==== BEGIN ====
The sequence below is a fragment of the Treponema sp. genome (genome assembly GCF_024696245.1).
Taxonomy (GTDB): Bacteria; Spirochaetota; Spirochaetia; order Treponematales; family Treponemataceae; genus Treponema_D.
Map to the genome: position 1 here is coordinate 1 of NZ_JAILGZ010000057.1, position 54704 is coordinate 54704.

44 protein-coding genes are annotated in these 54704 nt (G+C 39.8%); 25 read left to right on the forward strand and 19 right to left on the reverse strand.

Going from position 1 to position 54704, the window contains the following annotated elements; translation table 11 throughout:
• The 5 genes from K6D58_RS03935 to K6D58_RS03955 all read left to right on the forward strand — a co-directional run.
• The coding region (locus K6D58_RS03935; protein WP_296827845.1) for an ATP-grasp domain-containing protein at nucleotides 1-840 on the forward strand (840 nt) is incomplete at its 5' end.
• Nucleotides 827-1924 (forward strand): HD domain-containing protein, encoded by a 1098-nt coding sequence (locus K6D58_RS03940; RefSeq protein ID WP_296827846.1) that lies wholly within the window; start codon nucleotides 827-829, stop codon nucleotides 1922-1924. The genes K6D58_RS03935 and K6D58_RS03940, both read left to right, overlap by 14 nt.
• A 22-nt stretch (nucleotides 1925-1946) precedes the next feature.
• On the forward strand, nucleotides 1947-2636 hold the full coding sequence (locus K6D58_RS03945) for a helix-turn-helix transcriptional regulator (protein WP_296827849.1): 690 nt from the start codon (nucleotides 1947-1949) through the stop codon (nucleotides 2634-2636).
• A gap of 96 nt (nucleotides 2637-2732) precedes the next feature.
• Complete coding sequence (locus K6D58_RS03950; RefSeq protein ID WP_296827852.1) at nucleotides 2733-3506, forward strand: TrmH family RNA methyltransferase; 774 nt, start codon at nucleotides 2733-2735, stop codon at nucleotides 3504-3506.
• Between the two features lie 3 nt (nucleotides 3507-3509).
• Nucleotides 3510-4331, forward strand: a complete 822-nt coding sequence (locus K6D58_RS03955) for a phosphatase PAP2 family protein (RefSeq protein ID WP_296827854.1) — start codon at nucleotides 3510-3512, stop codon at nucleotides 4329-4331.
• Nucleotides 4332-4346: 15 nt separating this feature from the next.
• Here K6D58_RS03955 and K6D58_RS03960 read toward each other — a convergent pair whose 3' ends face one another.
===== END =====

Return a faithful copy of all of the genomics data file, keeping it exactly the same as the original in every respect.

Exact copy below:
The sequence below is a fragment of the Treponema sp. genome (genome assembly GCF_024696245.1).
Taxonomy (GTDB): Bacteria; Spirochaetota; Spirochaetia; order Treponematales; family Treponemataceae; genus Treponema_D.
Map to the genome: position 1 here is coordinate 1 of NZ_JAILGZ010000057.1, position 54704 is coordinate 54704.

44 protein-coding genes are annotated in these 54704 nt (G+C 39.8%); 25 read left to right on the forward strand and 19 right to left on the reverse strand.

Going from position 1 to position 54704, the window contains the following annotated elements; translation table 11 throughout:
• The 5 genes from K6D58_RS03935 to K6D58_RS03955 all read left to right on the forward strand — a co-directional run.
• The coding region (locus K6D58_RS03935; protein WP_296827845.1) for an ATP-grasp domain-containing protein at nucleotides 1-840 on the forward strand (840 nt) is incomplete at its 5' end.
• Nucleotides 827-1924 (forward strand): HD domain-containing protein, encoded by a 1098-nt coding sequence (locus K6D58_RS03940; RefSeq protein ID WP_296827846.1) that lies wholly within the window; start codon nucleotides 827-829, stop codon nucleotides 1922-1924. The genes K6D58_RS03935 and K6D58_RS03940, both read left to right, overlap by 14 nt.
• A 22-nt stretch (nucleotides 1925-1946) precedes the next feature.
• On the forward strand, nucleotides 1947-2636 hold the full coding sequence (locus K6D58_RS03945) for a helix-turn-helix transcriptional regulator (protein WP_296827849.1): 690 nt from the start codon (nucleotides 1947-1949) through the stop codon (nucleotides 2634-2636).
• A gap of 96 nt (nucleotides 2637-2732) precedes the next feature.
• Complete coding sequence (locus K6D58_RS03950; RefSeq protein ID WP_296827852.1) at nucleotides 2733-3506, forward strand: TrmH family RNA methyltransferase; 774 nt, start codon at nucleotides 2733-2735, stop codon at nucleotides 3504-3506.
• Between the two features lie 3 nt (nucleotides 3507-3509).
• Nucleotides 3510-4331, forward strand: a complete 822-nt coding sequence (locus K6D58_RS03955) for a phosphatase PAP2 family protein (RefSeq protein ID WP_296827854.1) — start codon at nucleotides 3510-3512, stop codon at nucleotides 4329-4331.
• Nucleotides 4332-4346: 15 nt separating this feature from the next.
• Here K6D58_RS03955 and K6D58_RS03960 read toward each other — a convergent pair whose 3' ends face one another.